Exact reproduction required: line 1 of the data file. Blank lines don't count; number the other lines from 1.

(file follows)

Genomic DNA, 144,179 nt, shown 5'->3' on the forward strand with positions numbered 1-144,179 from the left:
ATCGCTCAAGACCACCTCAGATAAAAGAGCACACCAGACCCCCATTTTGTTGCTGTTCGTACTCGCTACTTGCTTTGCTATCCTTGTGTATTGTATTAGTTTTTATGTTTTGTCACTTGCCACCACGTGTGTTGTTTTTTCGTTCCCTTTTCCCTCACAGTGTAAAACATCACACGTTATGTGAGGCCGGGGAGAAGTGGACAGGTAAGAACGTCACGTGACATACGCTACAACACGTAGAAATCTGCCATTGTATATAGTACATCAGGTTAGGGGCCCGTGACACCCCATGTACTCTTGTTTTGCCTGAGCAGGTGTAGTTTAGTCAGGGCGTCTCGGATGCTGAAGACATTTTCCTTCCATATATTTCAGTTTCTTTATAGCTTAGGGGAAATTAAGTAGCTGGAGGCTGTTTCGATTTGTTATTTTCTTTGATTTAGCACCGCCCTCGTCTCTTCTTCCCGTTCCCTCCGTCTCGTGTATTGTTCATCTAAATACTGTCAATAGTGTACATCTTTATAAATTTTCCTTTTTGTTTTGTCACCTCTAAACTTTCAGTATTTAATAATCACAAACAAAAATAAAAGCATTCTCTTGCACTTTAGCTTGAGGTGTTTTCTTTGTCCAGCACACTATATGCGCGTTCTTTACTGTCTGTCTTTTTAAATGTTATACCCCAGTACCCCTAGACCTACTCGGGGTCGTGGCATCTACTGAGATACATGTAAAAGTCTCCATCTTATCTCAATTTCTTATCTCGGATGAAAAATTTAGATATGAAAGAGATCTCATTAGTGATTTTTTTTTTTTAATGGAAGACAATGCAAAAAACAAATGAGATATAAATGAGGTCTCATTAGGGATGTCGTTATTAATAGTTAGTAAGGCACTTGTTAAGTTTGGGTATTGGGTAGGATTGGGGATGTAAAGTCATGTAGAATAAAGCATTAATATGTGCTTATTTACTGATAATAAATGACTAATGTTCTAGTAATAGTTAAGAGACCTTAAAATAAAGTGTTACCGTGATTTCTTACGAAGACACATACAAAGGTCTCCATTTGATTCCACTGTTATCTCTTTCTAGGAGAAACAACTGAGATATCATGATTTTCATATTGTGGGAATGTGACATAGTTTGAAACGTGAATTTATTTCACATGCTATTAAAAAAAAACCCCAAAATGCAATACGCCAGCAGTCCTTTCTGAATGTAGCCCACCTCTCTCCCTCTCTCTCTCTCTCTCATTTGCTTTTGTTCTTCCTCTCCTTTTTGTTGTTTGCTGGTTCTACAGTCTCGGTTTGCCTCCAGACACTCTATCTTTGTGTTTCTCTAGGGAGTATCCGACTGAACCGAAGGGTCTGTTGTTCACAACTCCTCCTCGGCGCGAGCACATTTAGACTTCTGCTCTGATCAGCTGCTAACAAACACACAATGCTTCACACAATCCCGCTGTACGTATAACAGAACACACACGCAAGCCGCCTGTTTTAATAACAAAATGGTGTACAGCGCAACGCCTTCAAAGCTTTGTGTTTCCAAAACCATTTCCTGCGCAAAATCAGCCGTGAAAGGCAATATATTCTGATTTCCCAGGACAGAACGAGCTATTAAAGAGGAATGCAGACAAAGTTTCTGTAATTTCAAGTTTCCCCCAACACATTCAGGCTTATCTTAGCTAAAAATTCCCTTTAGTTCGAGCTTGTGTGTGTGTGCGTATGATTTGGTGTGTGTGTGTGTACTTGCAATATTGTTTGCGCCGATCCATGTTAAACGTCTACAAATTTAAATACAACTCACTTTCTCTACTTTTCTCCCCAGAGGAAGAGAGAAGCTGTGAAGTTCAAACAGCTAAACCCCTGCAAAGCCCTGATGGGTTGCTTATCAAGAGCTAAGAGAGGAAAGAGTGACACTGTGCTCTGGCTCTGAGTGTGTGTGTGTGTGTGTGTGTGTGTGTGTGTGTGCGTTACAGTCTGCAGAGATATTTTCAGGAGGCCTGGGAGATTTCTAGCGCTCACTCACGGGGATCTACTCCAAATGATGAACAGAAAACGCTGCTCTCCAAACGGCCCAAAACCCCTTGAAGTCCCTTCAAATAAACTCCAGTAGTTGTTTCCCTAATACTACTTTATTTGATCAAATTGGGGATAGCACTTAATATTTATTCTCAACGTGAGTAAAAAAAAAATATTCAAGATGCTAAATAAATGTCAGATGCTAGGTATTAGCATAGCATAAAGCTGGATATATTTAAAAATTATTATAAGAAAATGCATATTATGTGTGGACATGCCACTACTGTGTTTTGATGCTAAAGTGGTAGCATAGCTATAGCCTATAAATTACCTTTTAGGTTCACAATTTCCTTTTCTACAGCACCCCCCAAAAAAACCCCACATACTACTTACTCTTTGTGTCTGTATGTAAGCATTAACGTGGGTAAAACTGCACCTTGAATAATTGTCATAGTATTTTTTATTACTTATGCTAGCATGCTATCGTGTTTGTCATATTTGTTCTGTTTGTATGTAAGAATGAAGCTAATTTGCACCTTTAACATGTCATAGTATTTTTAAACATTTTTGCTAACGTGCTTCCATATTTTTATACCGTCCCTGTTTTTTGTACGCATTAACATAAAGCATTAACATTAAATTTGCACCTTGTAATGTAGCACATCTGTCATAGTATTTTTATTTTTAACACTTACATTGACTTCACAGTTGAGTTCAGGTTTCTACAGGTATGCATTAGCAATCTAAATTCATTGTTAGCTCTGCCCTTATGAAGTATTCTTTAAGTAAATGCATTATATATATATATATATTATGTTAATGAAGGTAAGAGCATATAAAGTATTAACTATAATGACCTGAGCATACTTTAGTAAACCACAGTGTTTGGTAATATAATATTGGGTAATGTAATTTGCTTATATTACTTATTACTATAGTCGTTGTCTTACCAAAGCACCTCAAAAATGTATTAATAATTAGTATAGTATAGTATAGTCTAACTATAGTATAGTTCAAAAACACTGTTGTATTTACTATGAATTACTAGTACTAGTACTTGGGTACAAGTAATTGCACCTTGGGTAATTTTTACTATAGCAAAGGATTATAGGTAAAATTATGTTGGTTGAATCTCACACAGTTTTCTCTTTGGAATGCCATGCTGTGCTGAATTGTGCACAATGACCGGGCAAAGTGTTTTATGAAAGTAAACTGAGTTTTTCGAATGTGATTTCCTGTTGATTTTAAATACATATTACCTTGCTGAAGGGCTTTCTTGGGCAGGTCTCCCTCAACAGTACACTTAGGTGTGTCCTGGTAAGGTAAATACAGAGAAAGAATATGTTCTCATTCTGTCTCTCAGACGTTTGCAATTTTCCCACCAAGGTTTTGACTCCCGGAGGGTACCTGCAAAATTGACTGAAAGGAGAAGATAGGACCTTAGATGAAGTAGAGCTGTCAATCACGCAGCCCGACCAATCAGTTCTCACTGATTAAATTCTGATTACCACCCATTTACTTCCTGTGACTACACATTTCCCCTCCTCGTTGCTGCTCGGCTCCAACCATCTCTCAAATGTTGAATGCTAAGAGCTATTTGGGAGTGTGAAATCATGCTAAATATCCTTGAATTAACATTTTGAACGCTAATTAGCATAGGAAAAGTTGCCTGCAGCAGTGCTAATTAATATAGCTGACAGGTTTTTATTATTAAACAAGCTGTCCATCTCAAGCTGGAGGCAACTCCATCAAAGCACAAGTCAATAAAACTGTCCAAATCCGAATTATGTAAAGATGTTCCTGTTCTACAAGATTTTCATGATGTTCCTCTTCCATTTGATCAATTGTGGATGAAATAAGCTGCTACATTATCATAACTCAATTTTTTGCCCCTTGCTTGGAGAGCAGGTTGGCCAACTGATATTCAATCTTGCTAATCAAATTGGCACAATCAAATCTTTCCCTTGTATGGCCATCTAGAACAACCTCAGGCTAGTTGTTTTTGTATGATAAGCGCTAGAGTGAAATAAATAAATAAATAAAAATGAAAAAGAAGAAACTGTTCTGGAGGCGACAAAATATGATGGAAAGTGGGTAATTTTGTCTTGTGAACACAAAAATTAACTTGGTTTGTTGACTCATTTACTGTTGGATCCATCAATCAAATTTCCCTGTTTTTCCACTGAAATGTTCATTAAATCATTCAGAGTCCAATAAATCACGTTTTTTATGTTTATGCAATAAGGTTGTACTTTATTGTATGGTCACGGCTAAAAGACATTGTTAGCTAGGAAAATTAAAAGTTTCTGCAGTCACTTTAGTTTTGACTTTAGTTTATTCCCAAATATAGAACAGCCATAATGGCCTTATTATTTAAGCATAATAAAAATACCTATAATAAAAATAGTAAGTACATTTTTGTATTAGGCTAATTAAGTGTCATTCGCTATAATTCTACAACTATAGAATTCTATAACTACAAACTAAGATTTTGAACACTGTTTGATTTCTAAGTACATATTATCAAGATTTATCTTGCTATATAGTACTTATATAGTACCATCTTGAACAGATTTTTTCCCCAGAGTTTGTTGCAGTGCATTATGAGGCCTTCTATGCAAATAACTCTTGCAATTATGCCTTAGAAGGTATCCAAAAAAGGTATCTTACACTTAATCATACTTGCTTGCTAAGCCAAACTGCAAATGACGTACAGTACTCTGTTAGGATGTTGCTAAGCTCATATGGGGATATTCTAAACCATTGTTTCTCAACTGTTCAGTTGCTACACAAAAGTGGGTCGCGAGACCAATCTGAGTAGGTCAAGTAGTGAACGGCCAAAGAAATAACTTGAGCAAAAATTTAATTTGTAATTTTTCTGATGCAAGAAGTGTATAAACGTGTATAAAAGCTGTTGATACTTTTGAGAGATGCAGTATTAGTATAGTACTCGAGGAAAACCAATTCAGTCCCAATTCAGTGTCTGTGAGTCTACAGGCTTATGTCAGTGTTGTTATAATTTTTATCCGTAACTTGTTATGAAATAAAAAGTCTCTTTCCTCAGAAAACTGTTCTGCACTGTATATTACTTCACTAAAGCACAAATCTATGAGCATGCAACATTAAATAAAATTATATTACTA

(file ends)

Genomic DNA, 144,179 nt, shown 5'->3' on the forward strand with positions numbered 1-144,179 from the left: